I recently watched the documentary Traces of the Trade: A Story from the Deep North, produced and directed by Katrina Browne. The film follows Browne and nine others from her extended family on a literal and metaphorical journey to better understand their family’s history. Most of them grew up hearing that they had very important ancestors but knew little or nothing about the fact that from 1769 to 1820 their family, the DeWolf family, had made their fortune in the slave trade and off of slave labor. Starting in Bristol, Rhode Island, which had been a major port for slave trading, the group visited several places where DeWolfs had left their mark in the trans-Atlantic triangle trade. I am glad I watched it, but not sure that I would recommend it.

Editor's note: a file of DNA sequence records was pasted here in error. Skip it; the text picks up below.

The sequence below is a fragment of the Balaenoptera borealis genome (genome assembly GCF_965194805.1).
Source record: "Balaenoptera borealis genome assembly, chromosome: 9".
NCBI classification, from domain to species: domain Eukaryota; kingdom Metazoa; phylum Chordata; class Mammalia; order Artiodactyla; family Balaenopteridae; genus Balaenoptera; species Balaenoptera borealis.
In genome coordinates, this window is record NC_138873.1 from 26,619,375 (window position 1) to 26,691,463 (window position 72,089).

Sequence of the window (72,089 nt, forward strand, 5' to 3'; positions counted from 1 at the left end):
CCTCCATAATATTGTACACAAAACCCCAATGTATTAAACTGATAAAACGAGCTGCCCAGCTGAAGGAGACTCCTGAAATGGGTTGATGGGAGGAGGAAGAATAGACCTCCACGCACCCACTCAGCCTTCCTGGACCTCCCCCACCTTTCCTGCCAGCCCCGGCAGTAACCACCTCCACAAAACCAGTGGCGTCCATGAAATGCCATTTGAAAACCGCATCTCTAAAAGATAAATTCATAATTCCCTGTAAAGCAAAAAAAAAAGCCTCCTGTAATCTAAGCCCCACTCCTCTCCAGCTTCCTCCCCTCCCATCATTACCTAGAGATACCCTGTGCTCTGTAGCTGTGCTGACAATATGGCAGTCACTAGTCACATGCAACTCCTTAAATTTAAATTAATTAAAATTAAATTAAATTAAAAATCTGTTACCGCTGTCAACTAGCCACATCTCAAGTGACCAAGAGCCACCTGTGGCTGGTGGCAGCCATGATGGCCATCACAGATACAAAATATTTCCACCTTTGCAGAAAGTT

A question-and-answer refrain resounds through much of the film, even though it’s usually not said in so many words: when learning about the magnitude of the slave trade and the brutalities committed by their ancestors, you can see the family members ask themselves and each other, “Why were we never taught about this? Why aren’t these details in every American history textbook and every museum?” and the silent answer, “Well, we know why. It’s because these stories force us to face the fact that many of our heroes were not heroic, and force us to see the humanity of people our society was built on dehumanizing.” Through footage of tours and meetings that the family had with historians and community leaders at historic sites in Rhode Island, Ghana and Cuba, through an old nursery rhyme containing the names of enslaved children held in slavery by the 19th century DeWolfs, and the 21st century Dewolfs’ reflections on what this history means for them and their place in the world, this question and its answer are implicit throughout. This element is quite well done.